Rivendell, which adjoins the historic Brinkwood property, former home of William Alexander Percy, and later, Walker Percy, changed hands for the last time in 1990. Mary Elizabeth Nelson, a Nashville resident with a deep fondness for Sewanee, purchased the property and set to work meticulously renovating it. Today it features two full kitchens, two dining rooms, six bedrooms, seven bathrooms, a wood-burning fireplace, a third-story writers’ loft, and a wrap-around porch with a panoramic view of the cove. Rivendell was the first renovation project in Tennessee to earn LEED silver certification.
But Ms. Nelson didn’t set out to create a writers’ residency or a nonprofit. Rivendell Writers’ Colony was born out of one of those “wouldn’t it be nice” kind of conversations that only a long lunch on a back porch in the middle of summer could create. Sewanee friends and colleagues spit balling and dreaming over iced tea and local greens. What if Rivendell became something else? Could it grow into something more? It was the literary piece Sewanee still lacked. Ms. Nelson, a literature lover but not a “Writer” by trade, was listening. And as stories go, the rest is history.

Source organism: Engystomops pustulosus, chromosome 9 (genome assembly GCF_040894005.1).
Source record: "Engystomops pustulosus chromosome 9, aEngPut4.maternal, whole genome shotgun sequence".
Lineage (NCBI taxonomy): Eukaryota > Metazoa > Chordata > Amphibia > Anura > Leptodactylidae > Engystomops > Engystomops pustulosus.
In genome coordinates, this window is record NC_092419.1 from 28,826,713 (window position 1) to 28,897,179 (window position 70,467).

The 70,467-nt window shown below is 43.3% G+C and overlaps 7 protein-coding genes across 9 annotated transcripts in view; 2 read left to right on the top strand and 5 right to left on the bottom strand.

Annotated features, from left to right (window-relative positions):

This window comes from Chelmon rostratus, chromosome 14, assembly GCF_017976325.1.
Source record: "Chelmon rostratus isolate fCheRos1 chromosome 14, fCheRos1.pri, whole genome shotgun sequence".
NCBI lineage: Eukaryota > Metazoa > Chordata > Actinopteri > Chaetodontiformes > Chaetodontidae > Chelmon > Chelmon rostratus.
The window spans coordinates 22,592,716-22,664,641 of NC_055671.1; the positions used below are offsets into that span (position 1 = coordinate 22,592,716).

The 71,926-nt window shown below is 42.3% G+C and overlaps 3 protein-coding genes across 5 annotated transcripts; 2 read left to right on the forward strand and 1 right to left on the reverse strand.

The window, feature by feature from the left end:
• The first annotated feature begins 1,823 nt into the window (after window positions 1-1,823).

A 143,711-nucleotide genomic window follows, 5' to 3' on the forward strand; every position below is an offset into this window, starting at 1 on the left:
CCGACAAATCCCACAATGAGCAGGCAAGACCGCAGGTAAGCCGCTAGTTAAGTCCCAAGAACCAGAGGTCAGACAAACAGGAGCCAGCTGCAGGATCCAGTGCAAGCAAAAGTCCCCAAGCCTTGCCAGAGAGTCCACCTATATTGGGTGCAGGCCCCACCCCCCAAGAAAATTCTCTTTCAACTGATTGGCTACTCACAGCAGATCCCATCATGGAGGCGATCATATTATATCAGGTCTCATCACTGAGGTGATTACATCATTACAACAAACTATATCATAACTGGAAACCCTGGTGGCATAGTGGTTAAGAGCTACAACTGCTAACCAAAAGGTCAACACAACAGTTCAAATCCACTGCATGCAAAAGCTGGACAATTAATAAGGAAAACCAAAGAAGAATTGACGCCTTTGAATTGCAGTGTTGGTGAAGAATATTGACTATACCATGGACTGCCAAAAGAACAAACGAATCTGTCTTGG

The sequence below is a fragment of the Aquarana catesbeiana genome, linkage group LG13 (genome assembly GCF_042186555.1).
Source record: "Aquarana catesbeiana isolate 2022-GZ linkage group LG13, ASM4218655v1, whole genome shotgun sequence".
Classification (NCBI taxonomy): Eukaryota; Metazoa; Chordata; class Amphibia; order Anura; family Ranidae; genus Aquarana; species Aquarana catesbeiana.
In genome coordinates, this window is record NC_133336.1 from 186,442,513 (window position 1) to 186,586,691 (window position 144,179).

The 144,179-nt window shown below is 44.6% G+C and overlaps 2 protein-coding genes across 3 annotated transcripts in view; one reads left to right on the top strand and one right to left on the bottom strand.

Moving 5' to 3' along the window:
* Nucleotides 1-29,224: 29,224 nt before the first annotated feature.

Rivendell, which has now expanded to four residences across two adjoining properties, serves all those who embrace the life of the book. In its brief history as a writers’ residency, it seems to now be fulfilling its intended destiny, as if it had been inching towards this outcome for the last century all along. Over the last four years, hundreds of writers have been able to call Rivendell home for a weekend, two weeks, or a month, joining in Sewanee’s rich literary history in their own way.